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Old Dec 9, 2016, 11:14am   #52
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Charles Ellis

sigmund1 started this thread Was one of the best kept secrets on Wall St...Aggressive Fund Mangers cannot beat the market.

Charles Ellis credited as being the first industry insider to go public that managed fund managers will underperform the market over the long term.

Did that make Charley a whistle blower!

Wrote the book The Losers Game in in it's fifth print.

Noted research proves that money managers DO NOT possess any money making skills...message to Brother Paul and Stephen.

“The investment management business (it should be a profession but is not) is built upon a simple and basic belief: Professional money managers can beat the market. That premise appears to be false.”

Strange how slow the general public have been in learning that message.

As our Nan say's...Fools and Their Money.
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Old Dec 11, 2016, 12:55pm   #53
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Fading Stars

sigmund1 started this thread You might describe Star Manager Bill Miller of Legg-Mason as a fading star.

Brother Paul and Brother Stephen might want to take notes.

Bill Miller earned the reputation for out performing the SP500 INDEX for 15 consecutive years. No one else has ever managed such a feat.

Cue the cheer leaders.


That was back then and like all managed fund managers Bill's star started to fade until it was no more.

2008 saw the end of Bill's stellar performance, he hung in there for a few more years but unfortunately for Bill his edge was gone.

He'd gone from being the manager that could do no wrong to the guy who could do no right.

Bill and his clients had their 15 minutes in the sun but it's all a dimm faded memory now.

Mathematics and reality had caught up with him...ACTIVE FUND MANAGERS CANNOT BEAT THE INDEX'S FOREVER.

Last edited by sigmund1; Dec 11, 2016 at 6:43pm.
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Old Dec 14, 2016, 12:19pm   #54
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sigmund1 started this thread ISACO 121%.


ISACO's management fees, £3000 per year.

Tracker Fund fee's, around the cost of a fish and double chip take away!

Performance data found on ISACO's web site. Dec 1997 to Dec 2015.
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Old Dec 22, 2016, 7:08pm   #55
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Can't Find It!

sigmund1 started this thread I've looked and I've looked but it isn't there!

That is I've looked at the Brothers 2 books and can't find one word about it.

That's over 500 pages and not one reference, not one word...nothing, nuffing. nada, zilch, zero.

You would think this pair would only be to glad to boast about it, but seems not.

I'm talking about how they timed the run up to the 2000 bull market top and the market down turn into 2003.

But alas not one word...I wonder why?

Could it be that they made a pigs ear of it.

Could it be that their timing was worse than the 2007 market top.

So how about it Brother Stephen and Brother Paul.

Your silence is deafening!
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Old Dec 29, 2016, 12:37pm   #56
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ISACO vs SP500 Tracker Fund.

sigmund1 started this thread The Brothers ISACO claim on their web site that 7 years ending 31 Dec 2015 and following their hot shot fund picking methods...

£250.000 would have increased to £539.000.

Wow, Golly Gee-Whiz.

A typical numb-nut, passive SP500 TRACKER FUND would have increased to £657.000. Same period.


That's a whopping £118.000 more from the Tracker Fund.


It's even less for these poor little people who signed up to the ISACO lunatic mystery tour.


Management fees for the 7 years is £21,000.

Which means ISACO INVESTORS are £139.000 out of pocket.

And that's just in 7 years.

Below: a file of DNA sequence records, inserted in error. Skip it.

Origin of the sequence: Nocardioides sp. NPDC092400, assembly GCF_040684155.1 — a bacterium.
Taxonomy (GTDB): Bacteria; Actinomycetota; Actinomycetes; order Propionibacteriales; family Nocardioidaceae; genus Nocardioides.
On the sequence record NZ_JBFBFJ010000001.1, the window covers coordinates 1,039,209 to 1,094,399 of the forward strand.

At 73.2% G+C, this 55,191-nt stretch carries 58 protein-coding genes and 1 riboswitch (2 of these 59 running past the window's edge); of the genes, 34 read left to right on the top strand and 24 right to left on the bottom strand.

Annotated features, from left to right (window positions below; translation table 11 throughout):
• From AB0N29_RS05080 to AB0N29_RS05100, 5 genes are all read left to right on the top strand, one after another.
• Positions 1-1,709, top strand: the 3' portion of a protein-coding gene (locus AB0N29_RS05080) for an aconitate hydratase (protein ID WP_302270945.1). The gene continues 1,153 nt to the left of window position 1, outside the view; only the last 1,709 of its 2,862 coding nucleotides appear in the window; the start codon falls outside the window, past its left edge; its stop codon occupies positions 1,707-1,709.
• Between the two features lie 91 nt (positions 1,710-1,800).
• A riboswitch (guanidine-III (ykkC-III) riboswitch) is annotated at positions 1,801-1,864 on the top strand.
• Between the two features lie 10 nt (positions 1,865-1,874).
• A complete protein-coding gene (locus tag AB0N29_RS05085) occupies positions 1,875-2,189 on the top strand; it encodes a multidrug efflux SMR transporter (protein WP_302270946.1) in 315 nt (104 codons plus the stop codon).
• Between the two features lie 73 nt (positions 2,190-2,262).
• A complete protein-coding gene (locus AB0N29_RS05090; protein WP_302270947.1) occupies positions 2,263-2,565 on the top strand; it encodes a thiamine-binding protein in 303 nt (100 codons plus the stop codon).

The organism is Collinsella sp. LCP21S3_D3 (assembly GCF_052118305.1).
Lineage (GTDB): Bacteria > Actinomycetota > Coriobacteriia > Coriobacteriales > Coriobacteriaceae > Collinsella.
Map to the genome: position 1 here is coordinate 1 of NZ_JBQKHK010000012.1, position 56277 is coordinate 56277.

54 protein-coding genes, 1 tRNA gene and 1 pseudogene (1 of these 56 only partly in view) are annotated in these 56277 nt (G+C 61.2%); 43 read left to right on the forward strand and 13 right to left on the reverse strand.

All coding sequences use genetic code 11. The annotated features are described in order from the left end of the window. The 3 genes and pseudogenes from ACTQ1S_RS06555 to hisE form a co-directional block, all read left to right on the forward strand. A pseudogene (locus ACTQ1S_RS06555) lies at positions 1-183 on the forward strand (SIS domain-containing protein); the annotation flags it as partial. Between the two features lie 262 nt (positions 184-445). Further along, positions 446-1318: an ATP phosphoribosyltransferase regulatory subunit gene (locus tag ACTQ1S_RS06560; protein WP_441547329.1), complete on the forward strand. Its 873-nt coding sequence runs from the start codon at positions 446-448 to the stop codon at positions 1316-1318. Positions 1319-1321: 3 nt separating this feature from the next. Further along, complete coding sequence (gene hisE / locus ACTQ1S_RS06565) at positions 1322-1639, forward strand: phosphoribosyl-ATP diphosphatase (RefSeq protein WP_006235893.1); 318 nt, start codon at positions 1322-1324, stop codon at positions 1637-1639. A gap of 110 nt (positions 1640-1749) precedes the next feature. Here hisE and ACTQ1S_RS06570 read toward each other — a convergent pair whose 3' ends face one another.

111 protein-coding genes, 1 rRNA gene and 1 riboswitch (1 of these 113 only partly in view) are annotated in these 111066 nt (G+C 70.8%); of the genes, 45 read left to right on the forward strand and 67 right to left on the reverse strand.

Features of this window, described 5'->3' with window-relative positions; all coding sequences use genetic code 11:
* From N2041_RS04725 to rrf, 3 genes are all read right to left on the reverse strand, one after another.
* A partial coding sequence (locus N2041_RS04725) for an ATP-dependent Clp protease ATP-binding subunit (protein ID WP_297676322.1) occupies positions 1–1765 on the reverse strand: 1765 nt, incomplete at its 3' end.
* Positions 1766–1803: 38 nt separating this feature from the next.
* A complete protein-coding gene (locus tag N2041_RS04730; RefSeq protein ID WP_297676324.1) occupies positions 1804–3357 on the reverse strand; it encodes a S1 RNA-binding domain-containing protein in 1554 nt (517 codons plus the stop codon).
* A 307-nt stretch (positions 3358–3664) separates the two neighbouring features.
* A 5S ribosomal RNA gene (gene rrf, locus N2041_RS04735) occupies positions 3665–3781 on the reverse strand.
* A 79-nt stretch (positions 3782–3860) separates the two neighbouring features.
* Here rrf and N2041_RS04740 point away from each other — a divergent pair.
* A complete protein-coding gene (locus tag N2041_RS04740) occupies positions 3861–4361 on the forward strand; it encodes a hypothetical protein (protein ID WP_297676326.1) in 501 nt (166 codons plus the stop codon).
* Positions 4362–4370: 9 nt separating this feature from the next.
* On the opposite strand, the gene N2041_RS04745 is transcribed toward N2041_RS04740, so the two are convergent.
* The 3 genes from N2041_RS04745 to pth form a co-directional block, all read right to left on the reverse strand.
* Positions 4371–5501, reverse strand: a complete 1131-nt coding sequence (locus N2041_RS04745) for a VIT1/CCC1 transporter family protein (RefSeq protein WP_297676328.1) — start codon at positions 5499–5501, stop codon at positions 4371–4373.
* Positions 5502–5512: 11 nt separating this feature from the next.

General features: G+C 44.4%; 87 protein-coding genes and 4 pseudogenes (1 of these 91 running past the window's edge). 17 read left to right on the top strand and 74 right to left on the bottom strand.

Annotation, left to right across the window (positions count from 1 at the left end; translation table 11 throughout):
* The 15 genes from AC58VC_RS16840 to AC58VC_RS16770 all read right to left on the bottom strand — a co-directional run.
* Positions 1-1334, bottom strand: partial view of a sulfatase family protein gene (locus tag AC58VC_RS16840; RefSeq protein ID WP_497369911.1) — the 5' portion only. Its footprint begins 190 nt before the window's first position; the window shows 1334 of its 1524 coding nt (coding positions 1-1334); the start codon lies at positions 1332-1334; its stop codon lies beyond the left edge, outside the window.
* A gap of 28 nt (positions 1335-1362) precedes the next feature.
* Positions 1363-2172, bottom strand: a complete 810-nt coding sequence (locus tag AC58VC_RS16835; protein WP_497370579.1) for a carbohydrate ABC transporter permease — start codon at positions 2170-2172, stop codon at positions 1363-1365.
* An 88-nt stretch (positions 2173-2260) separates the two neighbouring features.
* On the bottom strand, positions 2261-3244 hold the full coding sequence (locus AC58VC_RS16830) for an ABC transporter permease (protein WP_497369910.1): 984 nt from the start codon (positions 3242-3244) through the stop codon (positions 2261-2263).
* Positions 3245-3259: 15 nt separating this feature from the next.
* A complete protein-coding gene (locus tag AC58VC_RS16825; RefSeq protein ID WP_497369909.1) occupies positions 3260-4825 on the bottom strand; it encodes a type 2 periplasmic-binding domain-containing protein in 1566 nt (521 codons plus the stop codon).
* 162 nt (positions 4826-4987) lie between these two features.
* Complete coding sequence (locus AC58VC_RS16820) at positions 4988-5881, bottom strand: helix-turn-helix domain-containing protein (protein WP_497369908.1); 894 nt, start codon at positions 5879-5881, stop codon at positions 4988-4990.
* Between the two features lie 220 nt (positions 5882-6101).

Last edited by sigmund1; Dec 30, 2016 at 12:17pm.
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Old Jan 18, 2017, 1:14pm   #57
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Who's the Daddy?

sigmund1 started this thread Like they say on the Jeremy Kyle show, the results are in.

So, Who's the Daddy?

Is it the Brothers ISACO, with their In Out, In Out, Shake It All Around, smarty pants methods.

Or, the Wake Me Up Before You Go-Go PASSIVE INDEX TARCKER method.

The ISACO Brothers tell us on their web site that for the 5 years ending December 2016 they managed to return 8.2%.

But how does this compare with the FTSE100?

Dont take my word for it...take a look at the RUSSELL FTSE web site under Fact Sheet.

FTSE100. 9.1%
FTSE250. 15.4%

Good bloody grief...does this mean that the ISACO Brothers have under performed their fav benchmark for the last 5 years?

Looks Like It.
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Old Mar 13, 2017, 11:15am   #58
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Folly of Market Timing

sigmund1 started this thread So what went wrong?

Looks like the ISACO Super Timing Fund Picking Portfolio has under performed the FTSE100 for the last 5 years.

But could this fatal adventure have been avoided?

According to one such research paper...YES!

A study by University of Utah Professor John Graham and Duke University Professor Campbell Harvey.

The massive 51-page study tracked 15,000 predictions made by 237 market-timing newsletters from June 1980 to December 1992.

By the end of the period, 94.5% of the timing newsletters had gone out of business with an average life span of just four years.

"There is no evidence that newsletters can time the market," the study concluded.

"Consistent with mutual fund studies, 'winners' rarely win again and 'losers' often lose again."

"Sure, it'd be great to get out of stocks at the high and jump back in at the low," observed John Bogle in an interview with Money Magazine.

"In the 55 years I have been in this business, I not only have never met anybody who knew how to do it, I've never met anybody who had met anybody who knew how to do it."

Our Nan say' can the Sutherland Brothers to that list as well.
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Old Mar 15, 2017, 12:17pm   #59
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sigmund1 started this thread The Isaco brothers Paul and Stephen were full of confidence back in 2007 when they wrote their Book of Funny Sayings...Liquid Millionaire.

Here is one such funny quote...

An investment System Capable of Beating the Nasdaq. page 97.

But since inception how have our Deadly Duo actually performed?

According to information found on the ISACO web site...

Since December 31, 1997 to December 31 2016 have returned for their clients, wait for it, drum roll...149% Total Return.

But for a LOW COST SP500 TRACKER FUND PLUS DIVIDENDS the Total Return was 270%


Seems to me the Brothers Stephen and Paul are wealth destroyers not wealth creators.
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Old Mar 17, 2017, 11:51am   #60
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sigmund1 started this thread Recap...ISACO total return since inception 149%.

But for exactly the same period...





Just like those before and those that will follow, the ISACO Brothers have fallen flat on their faces when it comes to fund picking.